To the Editor:
Last week, South Dakota announced that new, faster COVID-19 test kits would allow for 720 tests to be conducted in the future to supplement current testing. The governor’s office posts no data on confirmed cases and testing, and as of last week links that promised data were all dead except for one giving projected total infection rates of ~ 600,000. Even those have since disappeared.
Currently I’m in the German state of Thuringia (pop. 2.1 million, where many family names are the same you’d find in South Dakota phonebooks). According to the state government’s liveblog, as of April 13, Thuringia was conducting around 10,000 tests each week in 9 labs across the state. As of April 23, the city of Jena (pop. 110,000) has had 155 confirmed cases, 130 recoveries, and 3 deaths. The 155-figure has held steady for the past 10 days, which feels like a miracle, but the reasons are clear.
Federal and local authorities adopted restrictions on movement and social distancing measures in mid-March, repeatedly explained their rationale to the public, and paid businesses to retain employees, averting a spike in unemployment. Jena was the first city in Germany to require masks in enclosed public spaces. As in the US, people help friends, family, and neighbors at risk. Nobody pretends these measures have no economic impact, but it’s striking what a difference it makes to have competent and unified leadership. When announcing the reopening of parts of the economy last week, German Chancellor Angela Merkel said simply: “What we’ve achieved is an interim success — no more, no less. And I stress that it is a fragile interim success.”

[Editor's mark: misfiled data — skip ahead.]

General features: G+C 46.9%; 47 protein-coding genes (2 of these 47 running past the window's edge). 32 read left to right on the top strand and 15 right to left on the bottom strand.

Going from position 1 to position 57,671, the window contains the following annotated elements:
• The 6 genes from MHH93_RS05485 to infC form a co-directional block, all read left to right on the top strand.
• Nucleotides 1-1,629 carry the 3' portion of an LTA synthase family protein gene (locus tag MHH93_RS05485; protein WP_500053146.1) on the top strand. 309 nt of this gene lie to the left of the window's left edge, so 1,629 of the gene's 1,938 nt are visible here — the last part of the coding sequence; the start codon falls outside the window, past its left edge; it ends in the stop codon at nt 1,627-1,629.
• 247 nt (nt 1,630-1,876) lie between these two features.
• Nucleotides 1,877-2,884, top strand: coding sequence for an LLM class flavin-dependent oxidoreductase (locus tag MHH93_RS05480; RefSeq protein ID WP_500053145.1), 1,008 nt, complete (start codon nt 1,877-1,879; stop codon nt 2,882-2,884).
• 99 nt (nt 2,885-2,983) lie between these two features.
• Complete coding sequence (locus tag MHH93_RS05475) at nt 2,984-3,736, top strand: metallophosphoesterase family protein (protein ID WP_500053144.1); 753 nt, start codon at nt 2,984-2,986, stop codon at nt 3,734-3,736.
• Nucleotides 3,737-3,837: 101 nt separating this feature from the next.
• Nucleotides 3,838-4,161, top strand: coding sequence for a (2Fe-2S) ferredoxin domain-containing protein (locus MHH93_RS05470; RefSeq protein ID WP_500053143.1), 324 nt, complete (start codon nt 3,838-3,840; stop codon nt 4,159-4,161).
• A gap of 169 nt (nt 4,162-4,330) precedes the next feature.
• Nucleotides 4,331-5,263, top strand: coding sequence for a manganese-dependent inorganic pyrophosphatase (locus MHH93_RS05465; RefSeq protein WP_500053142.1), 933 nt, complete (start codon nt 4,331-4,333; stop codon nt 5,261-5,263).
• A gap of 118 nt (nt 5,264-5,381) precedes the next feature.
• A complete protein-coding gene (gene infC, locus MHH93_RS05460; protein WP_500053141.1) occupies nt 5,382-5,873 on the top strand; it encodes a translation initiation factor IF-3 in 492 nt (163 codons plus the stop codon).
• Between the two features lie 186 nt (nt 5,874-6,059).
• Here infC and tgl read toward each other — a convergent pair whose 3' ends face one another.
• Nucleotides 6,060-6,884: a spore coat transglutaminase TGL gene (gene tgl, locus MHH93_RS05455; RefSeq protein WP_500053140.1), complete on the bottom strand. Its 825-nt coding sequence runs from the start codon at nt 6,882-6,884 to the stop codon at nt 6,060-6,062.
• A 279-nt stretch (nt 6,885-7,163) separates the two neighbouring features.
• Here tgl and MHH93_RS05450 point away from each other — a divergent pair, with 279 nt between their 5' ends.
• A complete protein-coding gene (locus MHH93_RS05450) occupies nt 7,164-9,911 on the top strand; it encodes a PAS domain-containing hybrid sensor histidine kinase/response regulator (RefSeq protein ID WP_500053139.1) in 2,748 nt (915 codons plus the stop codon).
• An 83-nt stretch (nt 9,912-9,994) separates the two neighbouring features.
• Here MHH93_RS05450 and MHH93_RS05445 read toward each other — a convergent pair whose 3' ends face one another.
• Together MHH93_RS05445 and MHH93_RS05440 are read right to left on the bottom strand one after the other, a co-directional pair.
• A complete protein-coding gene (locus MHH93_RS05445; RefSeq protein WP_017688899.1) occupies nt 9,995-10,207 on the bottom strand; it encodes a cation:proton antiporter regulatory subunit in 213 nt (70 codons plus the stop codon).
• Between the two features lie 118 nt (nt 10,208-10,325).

Last week I wrote to Gov. Kristi Noem expressing concern that she was failing her constituents. I received an email from her office saying “Keep in mind this a marathon, not a sprint;” describing South Dakotans as “absolute rockstars.” COVID-19 is not a sport and this is not a concert. It’s a humbling test of our ability to keep people alive and healthy. The people of South Dakota deserve real information and above all better leadership
Mitchell High School class of 1993